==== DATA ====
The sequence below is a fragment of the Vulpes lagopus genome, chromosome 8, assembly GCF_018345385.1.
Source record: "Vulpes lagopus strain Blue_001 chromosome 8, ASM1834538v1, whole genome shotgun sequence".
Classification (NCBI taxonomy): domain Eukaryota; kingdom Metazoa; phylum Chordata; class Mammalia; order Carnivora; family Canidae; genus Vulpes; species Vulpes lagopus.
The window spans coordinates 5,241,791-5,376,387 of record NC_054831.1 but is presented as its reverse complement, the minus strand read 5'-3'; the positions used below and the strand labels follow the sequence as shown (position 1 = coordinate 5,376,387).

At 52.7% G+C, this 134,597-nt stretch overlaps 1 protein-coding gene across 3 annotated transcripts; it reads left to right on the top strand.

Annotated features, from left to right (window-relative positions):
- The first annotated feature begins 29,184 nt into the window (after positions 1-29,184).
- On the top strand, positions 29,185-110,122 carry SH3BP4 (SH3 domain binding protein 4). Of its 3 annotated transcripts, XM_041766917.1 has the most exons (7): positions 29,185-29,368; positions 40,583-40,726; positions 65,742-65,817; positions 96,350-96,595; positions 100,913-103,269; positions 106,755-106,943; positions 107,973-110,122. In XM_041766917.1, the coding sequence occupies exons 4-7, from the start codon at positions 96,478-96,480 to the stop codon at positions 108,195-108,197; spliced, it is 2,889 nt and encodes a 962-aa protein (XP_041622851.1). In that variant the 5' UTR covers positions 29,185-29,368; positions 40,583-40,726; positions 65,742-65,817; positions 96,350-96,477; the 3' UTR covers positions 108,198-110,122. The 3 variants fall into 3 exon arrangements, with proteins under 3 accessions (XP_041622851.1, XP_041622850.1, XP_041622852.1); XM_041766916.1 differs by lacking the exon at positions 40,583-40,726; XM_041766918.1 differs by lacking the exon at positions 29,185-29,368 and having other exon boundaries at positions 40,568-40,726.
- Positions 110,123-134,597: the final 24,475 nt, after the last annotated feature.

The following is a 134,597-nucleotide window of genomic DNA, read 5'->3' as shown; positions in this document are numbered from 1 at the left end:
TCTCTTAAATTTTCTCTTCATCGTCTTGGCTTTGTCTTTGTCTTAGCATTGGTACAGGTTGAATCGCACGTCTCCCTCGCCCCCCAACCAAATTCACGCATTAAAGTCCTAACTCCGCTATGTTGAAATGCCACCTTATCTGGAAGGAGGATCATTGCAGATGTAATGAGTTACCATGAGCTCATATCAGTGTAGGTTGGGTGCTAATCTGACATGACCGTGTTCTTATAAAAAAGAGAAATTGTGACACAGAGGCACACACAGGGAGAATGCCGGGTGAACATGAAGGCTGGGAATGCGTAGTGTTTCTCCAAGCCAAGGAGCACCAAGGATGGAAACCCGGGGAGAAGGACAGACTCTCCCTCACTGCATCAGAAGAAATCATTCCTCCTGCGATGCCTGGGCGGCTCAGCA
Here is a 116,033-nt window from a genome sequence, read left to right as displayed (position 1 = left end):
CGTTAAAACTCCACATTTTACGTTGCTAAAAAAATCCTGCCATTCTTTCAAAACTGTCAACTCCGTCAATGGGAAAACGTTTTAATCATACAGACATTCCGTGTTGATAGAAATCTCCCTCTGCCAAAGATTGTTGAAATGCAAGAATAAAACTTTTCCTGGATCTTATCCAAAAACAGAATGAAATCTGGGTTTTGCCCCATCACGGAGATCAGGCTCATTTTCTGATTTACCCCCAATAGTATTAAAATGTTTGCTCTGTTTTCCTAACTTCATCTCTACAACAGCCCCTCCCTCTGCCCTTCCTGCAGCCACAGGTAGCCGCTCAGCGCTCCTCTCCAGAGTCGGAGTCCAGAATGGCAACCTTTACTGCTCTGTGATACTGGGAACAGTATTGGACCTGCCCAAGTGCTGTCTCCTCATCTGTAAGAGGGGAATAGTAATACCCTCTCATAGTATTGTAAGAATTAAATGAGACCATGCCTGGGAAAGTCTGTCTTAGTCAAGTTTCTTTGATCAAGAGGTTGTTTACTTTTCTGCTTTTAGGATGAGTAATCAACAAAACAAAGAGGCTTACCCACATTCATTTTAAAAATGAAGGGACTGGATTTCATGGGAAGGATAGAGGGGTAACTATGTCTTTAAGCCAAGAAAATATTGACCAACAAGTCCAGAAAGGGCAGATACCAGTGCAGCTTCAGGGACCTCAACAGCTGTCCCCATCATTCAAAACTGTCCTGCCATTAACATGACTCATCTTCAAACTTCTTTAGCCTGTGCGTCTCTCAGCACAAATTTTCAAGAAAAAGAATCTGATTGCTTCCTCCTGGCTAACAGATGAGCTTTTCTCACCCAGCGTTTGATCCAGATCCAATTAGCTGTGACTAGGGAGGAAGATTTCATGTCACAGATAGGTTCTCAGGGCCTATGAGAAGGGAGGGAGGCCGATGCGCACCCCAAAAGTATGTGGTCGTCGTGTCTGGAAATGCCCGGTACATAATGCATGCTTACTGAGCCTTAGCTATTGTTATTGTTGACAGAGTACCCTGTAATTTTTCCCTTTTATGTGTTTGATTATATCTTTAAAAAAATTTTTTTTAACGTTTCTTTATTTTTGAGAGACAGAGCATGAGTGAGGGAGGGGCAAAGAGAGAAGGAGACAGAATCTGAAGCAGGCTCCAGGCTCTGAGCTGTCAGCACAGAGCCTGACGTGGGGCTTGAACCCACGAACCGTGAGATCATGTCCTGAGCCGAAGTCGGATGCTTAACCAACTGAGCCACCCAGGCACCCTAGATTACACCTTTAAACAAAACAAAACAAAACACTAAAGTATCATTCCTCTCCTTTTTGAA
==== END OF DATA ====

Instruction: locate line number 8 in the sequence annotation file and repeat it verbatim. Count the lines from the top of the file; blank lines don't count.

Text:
- On the top strand, positions 29,185-110,122 carry SH3BP4 (SH3 domain binding protein 4). Of its 3 annotated transcripts, XM_041766917.1 has the most exons (7): positions 29,185-29,368; positions 40,583-40,726; positions 65,742-65,817; positions 96,350-96,595; positions 100,913-103,269; positions 106,755-106,943; positions 107,973-110,122. In XM_041766917.1, the coding sequence occupies exons 4-7, from the start codon at positions 96,478-96,480 to the stop codon at positions 108,195-108,197; spliced, it is 2,889 nt and encodes a 962-aa protein (XP_041622851.1). In that variant the 5' UTR covers positions 29,185-29,368; positions 40,583-40,726; positions 65,742-65,817; positions 96,350-96,477; the 3' UTR covers positions 108,198-110,122. The 3 variants fall into 3 exon arrangements, with proteins under 3 accessions (XP_041622851.1, XP_041622850.1, XP_041622852.1); XM_041766916.1 differs by lacking the exon at positions 40,583-40,726; XM_041766918.1 differs by lacking the exon at positions 29,185-29,368 and having other exon boundaries at positions 40,568-40,726.